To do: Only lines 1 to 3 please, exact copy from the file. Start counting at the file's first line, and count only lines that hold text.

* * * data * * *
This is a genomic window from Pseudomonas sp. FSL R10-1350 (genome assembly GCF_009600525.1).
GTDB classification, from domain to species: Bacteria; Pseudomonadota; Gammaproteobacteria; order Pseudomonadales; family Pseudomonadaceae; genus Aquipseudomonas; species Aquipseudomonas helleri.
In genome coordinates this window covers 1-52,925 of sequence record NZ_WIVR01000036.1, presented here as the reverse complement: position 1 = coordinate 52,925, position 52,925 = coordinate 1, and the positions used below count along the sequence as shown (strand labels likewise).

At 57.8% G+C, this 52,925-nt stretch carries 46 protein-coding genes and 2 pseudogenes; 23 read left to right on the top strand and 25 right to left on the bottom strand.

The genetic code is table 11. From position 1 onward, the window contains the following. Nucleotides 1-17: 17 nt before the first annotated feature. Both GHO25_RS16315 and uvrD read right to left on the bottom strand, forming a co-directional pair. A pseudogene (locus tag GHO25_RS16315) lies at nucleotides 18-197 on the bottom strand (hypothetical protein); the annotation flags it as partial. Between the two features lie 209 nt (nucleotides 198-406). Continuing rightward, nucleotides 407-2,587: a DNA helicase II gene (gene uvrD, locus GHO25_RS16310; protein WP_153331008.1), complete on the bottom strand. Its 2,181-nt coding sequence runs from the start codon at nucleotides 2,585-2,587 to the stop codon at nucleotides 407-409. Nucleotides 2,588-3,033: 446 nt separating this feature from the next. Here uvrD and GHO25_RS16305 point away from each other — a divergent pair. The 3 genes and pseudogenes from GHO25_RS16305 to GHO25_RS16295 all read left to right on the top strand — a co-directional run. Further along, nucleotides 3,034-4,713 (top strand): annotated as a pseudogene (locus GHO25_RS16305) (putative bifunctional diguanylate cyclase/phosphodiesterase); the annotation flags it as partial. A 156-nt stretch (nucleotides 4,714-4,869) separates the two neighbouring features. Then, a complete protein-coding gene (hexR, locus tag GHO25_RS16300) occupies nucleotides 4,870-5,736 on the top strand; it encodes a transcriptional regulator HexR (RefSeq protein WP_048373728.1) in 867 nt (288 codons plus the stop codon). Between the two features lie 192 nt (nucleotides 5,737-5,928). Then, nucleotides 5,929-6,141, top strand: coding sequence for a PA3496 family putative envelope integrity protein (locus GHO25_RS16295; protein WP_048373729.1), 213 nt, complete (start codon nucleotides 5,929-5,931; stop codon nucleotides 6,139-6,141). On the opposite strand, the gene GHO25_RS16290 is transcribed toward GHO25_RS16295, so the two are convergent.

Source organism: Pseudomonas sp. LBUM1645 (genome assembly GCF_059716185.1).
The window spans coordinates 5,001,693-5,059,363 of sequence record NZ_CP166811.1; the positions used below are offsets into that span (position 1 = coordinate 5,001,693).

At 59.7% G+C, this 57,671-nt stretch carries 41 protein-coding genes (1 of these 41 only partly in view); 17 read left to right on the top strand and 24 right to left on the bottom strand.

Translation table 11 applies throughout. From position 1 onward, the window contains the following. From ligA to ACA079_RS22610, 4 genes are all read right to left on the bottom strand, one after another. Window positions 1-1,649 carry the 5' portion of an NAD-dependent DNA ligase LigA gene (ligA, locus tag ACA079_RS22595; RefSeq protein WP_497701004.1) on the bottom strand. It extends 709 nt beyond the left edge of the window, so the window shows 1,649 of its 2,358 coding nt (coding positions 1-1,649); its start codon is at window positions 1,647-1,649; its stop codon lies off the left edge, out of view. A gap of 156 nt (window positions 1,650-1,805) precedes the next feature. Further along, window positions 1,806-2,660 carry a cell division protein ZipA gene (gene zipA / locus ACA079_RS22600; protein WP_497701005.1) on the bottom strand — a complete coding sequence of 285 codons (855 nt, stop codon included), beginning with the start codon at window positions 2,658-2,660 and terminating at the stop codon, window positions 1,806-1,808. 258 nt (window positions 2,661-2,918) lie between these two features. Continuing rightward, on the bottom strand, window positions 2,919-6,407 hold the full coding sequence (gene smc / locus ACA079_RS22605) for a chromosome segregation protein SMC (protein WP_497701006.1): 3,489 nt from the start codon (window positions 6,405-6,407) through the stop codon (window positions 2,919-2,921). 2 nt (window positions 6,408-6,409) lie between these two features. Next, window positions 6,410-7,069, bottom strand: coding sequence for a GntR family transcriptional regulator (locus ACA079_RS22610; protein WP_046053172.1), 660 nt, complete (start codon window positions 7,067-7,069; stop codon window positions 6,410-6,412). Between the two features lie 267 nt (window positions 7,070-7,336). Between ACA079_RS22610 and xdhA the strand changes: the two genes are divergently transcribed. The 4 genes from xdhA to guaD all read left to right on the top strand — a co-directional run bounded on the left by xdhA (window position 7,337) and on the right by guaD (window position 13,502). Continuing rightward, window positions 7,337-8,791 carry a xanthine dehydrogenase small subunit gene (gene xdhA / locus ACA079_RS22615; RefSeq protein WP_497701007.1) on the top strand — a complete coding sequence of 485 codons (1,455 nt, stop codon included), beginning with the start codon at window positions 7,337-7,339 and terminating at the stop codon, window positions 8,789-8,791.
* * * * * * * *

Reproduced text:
This is a genomic window from Pseudomonas sp. FSL R10-1350 (genome assembly GCF_009600525.1).
GTDB classification, from domain to species: Bacteria; Pseudomonadota; Gammaproteobacteria; order Pseudomonadales; family Pseudomonadaceae; genus Aquipseudomonas; species Aquipseudomonas helleri.
In genome coordinates this window covers 1-52,925 of sequence record NZ_WIVR01000036.1, presented here as the reverse complement: position 1 = coordinate 52,925, position 52,925 = coordinate 1, and the positions used below count along the sequence as shown (strand labels likewise).